Are you still scratching your head trying to figure out how to score your deer antlers? Unfortunately, it's not as simple as counting the points and calling it a day. In order for your antler racks to compete with others for state records, they must be officially scored using a recognized method. These scoring methods require a very specific process to determine their eligibility in the record books. Whether you think you have a record-setting rack or not, it's important to know how to officially score your deer antlers.
The fact is that there are several different recognized methods for scoring deer antlers. While Boone and Crockett is the most commonly used, there are others that some hunters prefer using. Here we'll take a closer look at the different scoring methods and reveal how to go about using them.
Note: In order to use any of the scoring methods provided below, you'll first need to pick up a steel measuring wire. This is necessary to get proper measurements (nearest eight of an inch) of the circumference and spread lengths, as most reputable scoring methods require a steel measuring wire to be used; otherwise, your antlers could be ineligible. In addition to the measuring wire, you'll need an alligator clip to secure it on the antlers.
Boone and Crockett Club (B&C)
The Boone and Crockett Club is a nonprofit conservation organization founded by the 26th U.S. president Theodore Roosevelt in 1887. As the name suggests, the Boone and Crockett Club was named after two men responsible for discovering much of America's vast unexplored wilderness - Daniel Boone and Davy Crockett.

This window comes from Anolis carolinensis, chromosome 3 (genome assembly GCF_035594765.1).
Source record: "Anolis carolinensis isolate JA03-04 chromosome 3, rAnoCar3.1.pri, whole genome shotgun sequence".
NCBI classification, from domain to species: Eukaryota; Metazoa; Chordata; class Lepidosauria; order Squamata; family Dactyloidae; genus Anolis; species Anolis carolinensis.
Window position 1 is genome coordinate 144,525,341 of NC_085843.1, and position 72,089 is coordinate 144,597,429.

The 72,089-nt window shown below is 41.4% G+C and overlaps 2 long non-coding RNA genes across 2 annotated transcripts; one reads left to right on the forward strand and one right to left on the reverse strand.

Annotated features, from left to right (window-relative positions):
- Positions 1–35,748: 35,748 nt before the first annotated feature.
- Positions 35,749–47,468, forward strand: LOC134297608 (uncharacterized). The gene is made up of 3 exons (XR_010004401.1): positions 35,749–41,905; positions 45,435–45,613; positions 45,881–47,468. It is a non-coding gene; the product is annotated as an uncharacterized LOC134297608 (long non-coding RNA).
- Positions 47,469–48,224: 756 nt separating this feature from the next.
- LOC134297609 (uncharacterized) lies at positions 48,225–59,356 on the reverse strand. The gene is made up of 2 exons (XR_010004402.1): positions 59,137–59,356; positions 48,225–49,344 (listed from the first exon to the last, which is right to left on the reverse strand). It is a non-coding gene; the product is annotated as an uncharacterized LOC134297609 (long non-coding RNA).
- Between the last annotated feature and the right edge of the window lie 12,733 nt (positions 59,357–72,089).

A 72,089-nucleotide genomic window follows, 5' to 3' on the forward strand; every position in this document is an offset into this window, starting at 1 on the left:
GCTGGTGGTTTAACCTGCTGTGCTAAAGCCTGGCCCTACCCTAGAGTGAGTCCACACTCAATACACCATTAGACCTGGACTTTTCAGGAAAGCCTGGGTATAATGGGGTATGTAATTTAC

Originally, the Boone and Crockett Club focused on preservation of wildlife and game species, as over hunting and lack of regulations led to the extinction and decline in a number of wildlife populations. While the organization still practices wildlife preservation, they are also known for their big game scoring system which was officially adopted in 1950. Hands down, Boone and Crockett is the most popular and widely used deer antler scoring system there is. When you see read about a trophy buck in a wildlife magazine, chances are it was scored using this method.
In order for your deer antlers to be eligible for Boone and Crockett scoring, the deer must have been legally harvested during your state's respective hunting season. If you killed the deer out of season, using an illegal firearm, or if you didn't have an active hunting license, the antlers aren't eligible for using this method. This is done to preserve the integrity of the club and to promote proper hunting ethics.
So, just how exactly does the Boone and Crockett system determine a score for a rack of deer antlers? You'll need to refer to their online scoring system for exact measurements, but the scoring factors are:
- Tine circumference
- Tine length
- Beam length
- Inside spread
As stated above, symmetry is also a factor that's used to determine the Boone and Crockett score of deer antlers. Unlike other methods, the Boone and Crockett method places an emphasis on how symmetrical a deer antler rack is. If there are noticeable imperfections, points will be dedicated away, giving it an overall lower score. The scoring on a rack of deer antlers before points are deducted for asymmetry is known as the gross score, while the scoring afterwards is known as net score.
Pope and Young Club (P&Y)
The Pope and Young Club is a membership-based, nonprofit organization that keeps official records of deer and other big game harvested from bow hunting. Founded in 1961 by Glenn St. Charles, the Pope and Young Club is named after two bow-hunting pioneers - Dr. Saxton Pope and Arthur Young. Together, the duo was responsible for bringing attention to the otherwise dying hobby of bow hunting, which is why the club was named after them.